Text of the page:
The Power of an Offer of Judgement Under MCR 2.405


The Michigan Offer of Judgment Rule (MCR 2.405) is a powerful tool for encouraging a rapid, fair settlement of personal injury and settlement claims. When opposing parties use the rule to make offers and counteroffers, the party whose offer is furthest from the ultimate judgment is typically required to pay the more accurate party’s attorney fees. This creates a powerful incentive for the parties to concentrate on correctly estimating the case’s true value and to reach an early and fair settlement. Why don’t courts and parties use this tool more often? Here are some suggestions for a few modest revisions to turn the rule into a more powerful complement to the case evaluation process.

Michigan Court Rule 2.405 articulates Michigan’s version of the offer of judgment rule. Like its federal counterpart, Fed.R.Civ.P. 68, the rule allows a party to serve a settlement proposal (commonly in the form of a pleading) on the opposing party. If, within the time specified in the rule, the opponent accepts the proposal, one of the parties may file the offer and notice of acceptance with the court and the case is settled.1 Under both the Michigan and the federal rules, an opposing party that fails to accept the offer risks having to pay the offering party’s court costs, but there the similarities end.

Under MCR 2.405(A)(6), unlike Fed.R.Civ.P. 68, the offering party may also recover reasonable attorney fees. An offer under the federal rule can be made only by the party defending a claim, not by the claimant, while MCR 2.405(B) allows either the claiming party or the defending party to make an offer. MCR 2.405(A)(2) creates a specific procedure for opposing (or adversary) party to make a counteroffer, a provision that is missing from Fed.R.Civ.P. 68. If the adversary fails to counteroffer, only the offering party can recover costs and attorney fees. But if the adversary counters, costs and attorney fees are awarded to whichever party the judgment favors. And, again unlike Fed.R.Civ.P. 68, MCR 2.405(A)(1) permits an offer of judgment only for a sum certain. The federal rule permits the offeror to propose any terms to settle the case, including stipulating to a judgment based in part or in whole on equitable relief.

MCR 2.405(A) and (D) promulgate a calibrated formula, also not found in Fed.R.Civ.P. 68, to carefully balance each party’s obligations to pay its opponent’s attorney fees. Assuming that the adverse party counteroffers, MCR 2.405(D) awards costs, interest, and (in most cases) attorney fees if the “adjusted verdict” is more favorable to one of the parties than the “average offer.” Under MCR 2.405(A)(5), the “adjusted verdict” is determined by taking the “verdict” and adding statutory interest and costs from the filing of the complaint through the date of the first offer. For purposes of the rule, “verdict” includes not only the decision of a jury, but a judgment of the court after a non-jury trial and a judgment resulting from the court ruling on a motion after the offer is rejected.2 As a result, MCR 2.405 applies in virtually all cases that the court decides on the merits after the offer is rejected.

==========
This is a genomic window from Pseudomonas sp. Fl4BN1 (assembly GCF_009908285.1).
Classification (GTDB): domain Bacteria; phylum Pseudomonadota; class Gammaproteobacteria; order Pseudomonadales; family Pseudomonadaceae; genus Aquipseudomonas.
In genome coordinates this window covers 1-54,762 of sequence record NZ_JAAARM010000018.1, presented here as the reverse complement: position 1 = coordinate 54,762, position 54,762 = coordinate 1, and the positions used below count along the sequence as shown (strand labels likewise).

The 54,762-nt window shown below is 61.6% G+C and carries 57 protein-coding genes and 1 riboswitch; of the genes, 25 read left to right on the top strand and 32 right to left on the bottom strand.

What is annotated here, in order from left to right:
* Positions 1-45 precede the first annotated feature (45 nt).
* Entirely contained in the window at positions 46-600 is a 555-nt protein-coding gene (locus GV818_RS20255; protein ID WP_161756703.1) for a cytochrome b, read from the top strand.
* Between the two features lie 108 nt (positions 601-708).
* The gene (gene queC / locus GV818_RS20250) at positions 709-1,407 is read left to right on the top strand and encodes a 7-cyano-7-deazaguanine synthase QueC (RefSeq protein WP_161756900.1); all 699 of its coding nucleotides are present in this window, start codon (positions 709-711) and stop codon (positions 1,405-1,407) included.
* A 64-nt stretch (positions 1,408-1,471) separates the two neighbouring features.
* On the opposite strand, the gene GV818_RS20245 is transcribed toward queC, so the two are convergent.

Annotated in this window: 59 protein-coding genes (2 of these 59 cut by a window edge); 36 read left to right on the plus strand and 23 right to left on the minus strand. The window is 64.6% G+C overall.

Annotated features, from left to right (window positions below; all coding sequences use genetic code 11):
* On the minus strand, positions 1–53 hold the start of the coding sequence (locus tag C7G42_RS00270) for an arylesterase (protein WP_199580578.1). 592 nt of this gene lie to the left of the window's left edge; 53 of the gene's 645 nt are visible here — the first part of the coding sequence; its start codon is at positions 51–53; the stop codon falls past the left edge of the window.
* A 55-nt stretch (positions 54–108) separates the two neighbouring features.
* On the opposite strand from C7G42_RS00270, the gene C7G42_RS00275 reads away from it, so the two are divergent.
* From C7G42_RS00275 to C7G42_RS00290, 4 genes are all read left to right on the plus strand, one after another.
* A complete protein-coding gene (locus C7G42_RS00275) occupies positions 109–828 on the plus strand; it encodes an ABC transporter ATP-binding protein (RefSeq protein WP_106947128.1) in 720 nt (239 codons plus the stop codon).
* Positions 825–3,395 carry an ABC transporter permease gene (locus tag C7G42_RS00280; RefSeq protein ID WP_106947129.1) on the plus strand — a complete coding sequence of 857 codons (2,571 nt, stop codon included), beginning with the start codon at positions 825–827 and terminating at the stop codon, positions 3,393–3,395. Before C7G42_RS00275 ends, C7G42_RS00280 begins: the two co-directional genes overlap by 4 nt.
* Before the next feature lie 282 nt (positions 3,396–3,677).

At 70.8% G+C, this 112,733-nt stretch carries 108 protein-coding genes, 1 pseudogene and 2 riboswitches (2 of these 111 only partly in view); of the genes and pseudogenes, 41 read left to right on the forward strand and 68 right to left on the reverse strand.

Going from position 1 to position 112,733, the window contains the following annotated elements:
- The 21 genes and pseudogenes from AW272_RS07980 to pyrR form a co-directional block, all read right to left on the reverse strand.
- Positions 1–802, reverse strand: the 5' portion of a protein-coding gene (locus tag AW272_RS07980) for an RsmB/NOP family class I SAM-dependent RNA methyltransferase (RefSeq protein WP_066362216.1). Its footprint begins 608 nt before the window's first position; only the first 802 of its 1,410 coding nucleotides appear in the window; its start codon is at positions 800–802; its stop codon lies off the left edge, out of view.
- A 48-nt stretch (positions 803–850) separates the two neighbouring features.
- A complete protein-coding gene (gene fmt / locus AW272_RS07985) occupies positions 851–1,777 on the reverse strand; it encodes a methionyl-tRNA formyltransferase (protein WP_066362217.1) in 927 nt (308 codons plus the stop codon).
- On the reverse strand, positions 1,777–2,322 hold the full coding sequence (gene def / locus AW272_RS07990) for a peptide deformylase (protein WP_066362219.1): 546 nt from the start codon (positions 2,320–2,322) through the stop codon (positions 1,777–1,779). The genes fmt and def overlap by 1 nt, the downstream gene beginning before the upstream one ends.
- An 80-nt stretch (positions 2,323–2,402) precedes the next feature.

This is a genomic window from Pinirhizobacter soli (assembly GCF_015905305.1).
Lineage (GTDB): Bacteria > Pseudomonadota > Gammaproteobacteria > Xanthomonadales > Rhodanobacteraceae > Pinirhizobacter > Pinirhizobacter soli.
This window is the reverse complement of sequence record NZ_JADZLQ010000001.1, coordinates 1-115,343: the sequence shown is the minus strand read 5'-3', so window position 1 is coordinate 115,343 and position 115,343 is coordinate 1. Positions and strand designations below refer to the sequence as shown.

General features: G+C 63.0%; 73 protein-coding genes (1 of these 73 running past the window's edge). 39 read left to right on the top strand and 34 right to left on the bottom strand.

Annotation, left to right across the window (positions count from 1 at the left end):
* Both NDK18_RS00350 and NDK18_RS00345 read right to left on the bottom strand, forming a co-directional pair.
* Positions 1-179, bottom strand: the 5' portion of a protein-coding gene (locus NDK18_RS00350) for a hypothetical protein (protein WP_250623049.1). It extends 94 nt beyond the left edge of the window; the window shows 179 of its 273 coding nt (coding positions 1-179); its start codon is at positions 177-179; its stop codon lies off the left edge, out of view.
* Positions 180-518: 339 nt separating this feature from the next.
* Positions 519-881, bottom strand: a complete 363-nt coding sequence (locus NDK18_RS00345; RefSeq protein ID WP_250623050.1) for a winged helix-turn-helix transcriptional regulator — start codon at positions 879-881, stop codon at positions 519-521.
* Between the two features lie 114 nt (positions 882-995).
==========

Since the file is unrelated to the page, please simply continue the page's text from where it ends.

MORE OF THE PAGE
Under MCR 2.405(A)(3), the “average offer” is the average of the offer and counteroffer, or, if there is no counteroffer, the offer itself. If the adjusted verdict is more favorable to the offeror than the average offer, the offeror is entitled under MCR 2.405(D)(1) to its “actual costs.” If the adversary makes a counteroffer within 21 days of being served with the offer and if the adjusted verdict is more favorable to the offeror’s opponent than the average offer, the adversary is entitled under MCR 2.405(D)(2) to its “actual costs.” MCR 2.405(A)(6) defines “actual costs” as “the costs and fees taxable in a civil action and a reasonable attorney fee for services necessitated by the failure to stipulate to the entry of judgment.”

As a result, this rule is a much more powerful tool for encouraging settlement than its federal counterpart. First, MCR 2.405 can be used by either side, not just by the defendant. Second, MCR 2.405 awards attorney fees when a final judgment is more favorable to an offering or counteroffering party. Although MCR 2.405(D)(3) allows the trial court to deny the prevailing party attorney fees “in the interest of justice,” the Michigan Court of Appeals has consistently held that, except in the rarest of cases, the court abuses its discretion if it refuses to award attorney fees.3 By requiring courts to award attorney fees in all but rare circumstances, MCR 2.405 places significantly more pressure on the parties to take offers of judgment seriously and to settle cases when they can.